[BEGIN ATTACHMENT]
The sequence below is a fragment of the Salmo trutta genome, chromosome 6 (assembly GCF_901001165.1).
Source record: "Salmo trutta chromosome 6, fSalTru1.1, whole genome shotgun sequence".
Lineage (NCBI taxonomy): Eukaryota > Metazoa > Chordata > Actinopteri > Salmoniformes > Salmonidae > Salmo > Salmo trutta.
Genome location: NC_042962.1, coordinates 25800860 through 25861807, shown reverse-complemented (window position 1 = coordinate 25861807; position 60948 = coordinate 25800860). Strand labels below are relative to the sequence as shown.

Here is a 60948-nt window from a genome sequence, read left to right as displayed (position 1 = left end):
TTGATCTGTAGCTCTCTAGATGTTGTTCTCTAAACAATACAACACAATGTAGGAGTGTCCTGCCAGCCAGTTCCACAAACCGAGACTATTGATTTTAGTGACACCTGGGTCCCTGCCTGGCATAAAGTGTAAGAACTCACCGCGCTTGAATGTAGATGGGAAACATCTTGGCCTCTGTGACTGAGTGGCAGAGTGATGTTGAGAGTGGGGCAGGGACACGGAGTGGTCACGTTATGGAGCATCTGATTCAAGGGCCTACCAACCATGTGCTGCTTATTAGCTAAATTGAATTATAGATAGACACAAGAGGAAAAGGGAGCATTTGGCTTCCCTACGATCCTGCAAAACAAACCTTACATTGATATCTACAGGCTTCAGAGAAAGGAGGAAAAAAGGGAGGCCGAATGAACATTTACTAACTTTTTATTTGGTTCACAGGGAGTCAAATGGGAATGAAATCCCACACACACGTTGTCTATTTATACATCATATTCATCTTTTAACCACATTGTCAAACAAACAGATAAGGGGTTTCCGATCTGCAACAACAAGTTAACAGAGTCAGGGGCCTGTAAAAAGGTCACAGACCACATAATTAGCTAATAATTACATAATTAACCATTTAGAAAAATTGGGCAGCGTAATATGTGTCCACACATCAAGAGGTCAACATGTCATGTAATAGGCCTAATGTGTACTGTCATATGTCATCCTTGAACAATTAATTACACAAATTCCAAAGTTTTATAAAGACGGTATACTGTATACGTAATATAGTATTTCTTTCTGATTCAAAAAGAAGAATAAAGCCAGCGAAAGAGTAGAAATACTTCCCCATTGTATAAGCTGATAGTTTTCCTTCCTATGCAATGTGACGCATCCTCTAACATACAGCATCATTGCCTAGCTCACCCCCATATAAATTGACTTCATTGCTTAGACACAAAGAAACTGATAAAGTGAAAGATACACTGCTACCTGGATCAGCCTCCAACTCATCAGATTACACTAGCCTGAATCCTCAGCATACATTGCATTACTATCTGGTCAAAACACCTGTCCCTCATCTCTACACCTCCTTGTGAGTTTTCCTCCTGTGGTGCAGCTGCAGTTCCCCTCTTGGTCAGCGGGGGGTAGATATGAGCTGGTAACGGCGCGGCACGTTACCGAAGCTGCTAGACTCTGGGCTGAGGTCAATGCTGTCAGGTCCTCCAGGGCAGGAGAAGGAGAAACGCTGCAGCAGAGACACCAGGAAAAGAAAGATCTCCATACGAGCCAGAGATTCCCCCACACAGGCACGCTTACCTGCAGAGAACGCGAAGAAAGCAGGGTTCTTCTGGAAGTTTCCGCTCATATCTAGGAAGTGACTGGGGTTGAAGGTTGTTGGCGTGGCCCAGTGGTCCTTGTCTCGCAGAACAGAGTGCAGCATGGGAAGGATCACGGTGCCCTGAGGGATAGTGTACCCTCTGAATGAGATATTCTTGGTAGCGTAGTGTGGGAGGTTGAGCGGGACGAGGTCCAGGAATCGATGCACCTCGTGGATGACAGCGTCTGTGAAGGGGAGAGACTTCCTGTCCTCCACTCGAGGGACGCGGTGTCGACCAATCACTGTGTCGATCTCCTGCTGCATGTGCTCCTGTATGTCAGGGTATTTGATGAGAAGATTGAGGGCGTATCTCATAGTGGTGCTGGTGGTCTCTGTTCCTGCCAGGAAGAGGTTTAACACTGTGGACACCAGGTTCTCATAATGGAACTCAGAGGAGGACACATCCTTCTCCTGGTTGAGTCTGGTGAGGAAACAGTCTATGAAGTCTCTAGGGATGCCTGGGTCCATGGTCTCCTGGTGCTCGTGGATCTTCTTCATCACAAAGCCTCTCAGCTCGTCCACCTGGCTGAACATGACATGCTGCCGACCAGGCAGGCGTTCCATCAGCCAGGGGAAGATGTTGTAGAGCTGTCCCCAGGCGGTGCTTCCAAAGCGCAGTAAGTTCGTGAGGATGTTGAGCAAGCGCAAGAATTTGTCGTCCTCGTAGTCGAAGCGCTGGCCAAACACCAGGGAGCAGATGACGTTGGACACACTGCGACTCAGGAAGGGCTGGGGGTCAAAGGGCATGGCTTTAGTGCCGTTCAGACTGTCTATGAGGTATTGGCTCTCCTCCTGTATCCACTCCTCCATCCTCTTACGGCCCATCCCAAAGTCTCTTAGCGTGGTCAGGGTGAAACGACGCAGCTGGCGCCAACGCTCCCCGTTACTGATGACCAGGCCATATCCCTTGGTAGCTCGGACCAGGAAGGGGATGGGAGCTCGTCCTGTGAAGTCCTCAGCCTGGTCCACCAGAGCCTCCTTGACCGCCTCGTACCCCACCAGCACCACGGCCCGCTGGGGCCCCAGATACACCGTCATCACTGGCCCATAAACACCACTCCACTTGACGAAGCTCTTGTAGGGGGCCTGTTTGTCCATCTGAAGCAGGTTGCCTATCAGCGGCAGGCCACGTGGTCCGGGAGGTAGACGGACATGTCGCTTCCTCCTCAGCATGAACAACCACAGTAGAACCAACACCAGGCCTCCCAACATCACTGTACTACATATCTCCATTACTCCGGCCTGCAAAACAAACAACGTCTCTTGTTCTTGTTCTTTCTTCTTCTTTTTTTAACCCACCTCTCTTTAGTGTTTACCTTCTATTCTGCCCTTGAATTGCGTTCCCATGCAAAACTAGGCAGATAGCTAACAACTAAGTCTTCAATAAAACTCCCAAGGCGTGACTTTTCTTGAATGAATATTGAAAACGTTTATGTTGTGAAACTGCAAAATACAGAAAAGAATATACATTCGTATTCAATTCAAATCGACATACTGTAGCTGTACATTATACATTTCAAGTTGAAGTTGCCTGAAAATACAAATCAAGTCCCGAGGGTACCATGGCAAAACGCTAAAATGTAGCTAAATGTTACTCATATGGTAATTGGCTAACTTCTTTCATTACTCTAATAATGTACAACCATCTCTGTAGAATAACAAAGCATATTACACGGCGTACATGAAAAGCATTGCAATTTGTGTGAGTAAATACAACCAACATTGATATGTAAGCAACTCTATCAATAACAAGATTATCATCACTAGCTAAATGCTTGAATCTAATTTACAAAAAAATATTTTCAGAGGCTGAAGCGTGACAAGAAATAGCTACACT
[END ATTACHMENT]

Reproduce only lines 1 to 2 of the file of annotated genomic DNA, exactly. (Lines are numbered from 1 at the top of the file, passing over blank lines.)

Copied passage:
The sequence below is a fragment of the Salmo trutta genome, chromosome 6 (assembly GCF_901001165.1).
Source record: "Salmo trutta chromosome 6, fSalTru1.1, whole genome shotgun sequence".